Archive for March 19th, 2009
Excuse me. I nearly choked on a handful of almonds. My created/intelligently designed oesophagus is just a little too close to my trachaea, making it very easy to block the latter with particles of chewed food whilst laughing my arse right off its hinges when I read stuff like this FOX article:
State Rep. Leo Berman (R-Tyler) proposed House Bill 2800 when he learned that The Institute for Creation Research (ICR), a private institution that specializes in the education and research of biblical creationism, was not able to receive a certificate of authority from Texas’ Higher Education Coordinating Board to grant Master of Science degrees.
So. “Education” and “research” (grin) of biblical creationism (chortle). OK, well, although I’m no theologian or creation scientist (snort) , allow me to sum up the entire proposed course for you:
Education: God did it.
Research: it says in the Bible that God did it.
Thesis: the Bible says God did it; the Bible is always right because God wrote it; God is always right; the evidence for this is in the Bible which God wrote; my conclusion is that God did it (and is always right, just like the book He wrote).
Well done, here’s your diploma & whimsical “WWJD” t-shirt that all the kids are wearing. That’ll be several thousand dollars. Hmm?
Well, it will if the Australian government gets its way on its internet censorship bill. That’s right. The ACMA seems to have placed Wikileaks on its potential web blacklist and seems set on throwing fines of up to $11,000 at anyone who links to it.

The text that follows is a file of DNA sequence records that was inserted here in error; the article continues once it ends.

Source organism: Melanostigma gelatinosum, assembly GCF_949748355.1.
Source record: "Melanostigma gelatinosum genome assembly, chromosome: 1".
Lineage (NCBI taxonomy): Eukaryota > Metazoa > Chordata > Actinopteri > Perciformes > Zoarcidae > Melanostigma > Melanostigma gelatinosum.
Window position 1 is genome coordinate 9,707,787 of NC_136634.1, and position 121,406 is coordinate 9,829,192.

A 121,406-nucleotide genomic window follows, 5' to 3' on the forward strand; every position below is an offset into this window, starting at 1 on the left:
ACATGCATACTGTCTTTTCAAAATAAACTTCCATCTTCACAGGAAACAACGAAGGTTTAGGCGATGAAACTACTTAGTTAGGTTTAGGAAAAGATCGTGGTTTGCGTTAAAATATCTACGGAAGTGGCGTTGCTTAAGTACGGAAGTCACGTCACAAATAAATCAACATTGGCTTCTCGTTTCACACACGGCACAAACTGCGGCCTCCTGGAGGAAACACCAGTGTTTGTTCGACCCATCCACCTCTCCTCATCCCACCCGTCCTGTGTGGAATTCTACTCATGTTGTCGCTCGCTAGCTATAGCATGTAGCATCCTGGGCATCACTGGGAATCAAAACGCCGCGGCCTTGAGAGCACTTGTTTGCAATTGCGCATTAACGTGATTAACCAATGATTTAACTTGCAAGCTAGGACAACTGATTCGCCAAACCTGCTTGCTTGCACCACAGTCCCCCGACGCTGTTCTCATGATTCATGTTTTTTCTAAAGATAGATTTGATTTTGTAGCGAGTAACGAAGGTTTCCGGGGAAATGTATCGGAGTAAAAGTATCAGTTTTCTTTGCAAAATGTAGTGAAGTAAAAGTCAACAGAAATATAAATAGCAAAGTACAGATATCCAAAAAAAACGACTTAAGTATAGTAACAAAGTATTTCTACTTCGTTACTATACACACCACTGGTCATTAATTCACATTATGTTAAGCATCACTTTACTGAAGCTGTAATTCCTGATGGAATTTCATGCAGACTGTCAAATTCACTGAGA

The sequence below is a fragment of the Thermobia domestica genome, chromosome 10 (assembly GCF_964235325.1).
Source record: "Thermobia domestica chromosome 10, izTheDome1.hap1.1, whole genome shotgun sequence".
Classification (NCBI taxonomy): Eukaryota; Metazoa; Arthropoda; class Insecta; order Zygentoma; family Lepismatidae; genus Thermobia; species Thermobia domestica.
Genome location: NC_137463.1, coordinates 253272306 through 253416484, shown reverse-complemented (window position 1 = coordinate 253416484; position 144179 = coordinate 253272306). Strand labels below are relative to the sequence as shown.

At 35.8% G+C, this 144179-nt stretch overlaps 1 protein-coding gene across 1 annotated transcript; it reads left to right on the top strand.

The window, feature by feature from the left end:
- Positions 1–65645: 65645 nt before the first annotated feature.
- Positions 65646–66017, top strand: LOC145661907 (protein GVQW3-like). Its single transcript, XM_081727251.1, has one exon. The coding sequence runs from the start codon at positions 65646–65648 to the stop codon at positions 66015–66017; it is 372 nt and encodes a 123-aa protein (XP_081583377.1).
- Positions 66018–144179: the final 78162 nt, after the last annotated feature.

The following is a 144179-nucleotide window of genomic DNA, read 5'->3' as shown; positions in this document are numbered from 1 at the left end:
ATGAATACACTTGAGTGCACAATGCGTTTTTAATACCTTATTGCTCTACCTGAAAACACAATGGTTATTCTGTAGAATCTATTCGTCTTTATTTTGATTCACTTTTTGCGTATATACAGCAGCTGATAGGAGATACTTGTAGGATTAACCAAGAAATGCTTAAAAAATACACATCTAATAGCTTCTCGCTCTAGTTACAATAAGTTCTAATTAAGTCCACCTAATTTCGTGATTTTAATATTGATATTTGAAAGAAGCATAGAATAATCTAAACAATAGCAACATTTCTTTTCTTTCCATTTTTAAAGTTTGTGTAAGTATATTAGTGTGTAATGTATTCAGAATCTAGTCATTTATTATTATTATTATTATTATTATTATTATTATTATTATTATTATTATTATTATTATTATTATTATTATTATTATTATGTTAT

I’d happily go all out on this one, but a fellow Antipodean has already got this one in his sights:
I’m posting this on my American blog because the Australian government, through the Australian Communications and Media Authority is fining people on Australian sites who give the links below the fold $11,000/day. Pretty well everything I feared about censorship by the internet filter and heavy handed government action is coming true.
First of all, it transpires that only one bureaucrat at ACMA is required to block and ban a site, with no further oversight or redress. Second, it turns out that yes, ordinary and popular pornography sites are being blocked, so that if the filter becomes mandatory, these legal sites will effectively become censored for no apparent reason (other than political whim or special privileges). Thirdly, the whistleblower site Wikileaks is blocked by the ACMA blacklist.
John follows with the excerpt from a Crikey article:
Like New Labour in the UK, the ALP has now abandoned that [civil liberties movement], for a number of reasons. Once it committed itself to neoliberal economics (“social capitalism”) Labo(u)r became freaked about the social dissolution and rupture, the desocialisation created by turning the polis into a giant market of winners and losers. The tough answer to this is genuine social democracy, in which people have a social being not entirely defined by whether they’re a “winner” or a “loser”. The easy answer is to let the market rip, allow it to change the culture, and then seek to control and reshape people’s behaviour, selling it to them as “protecting the many against the few”.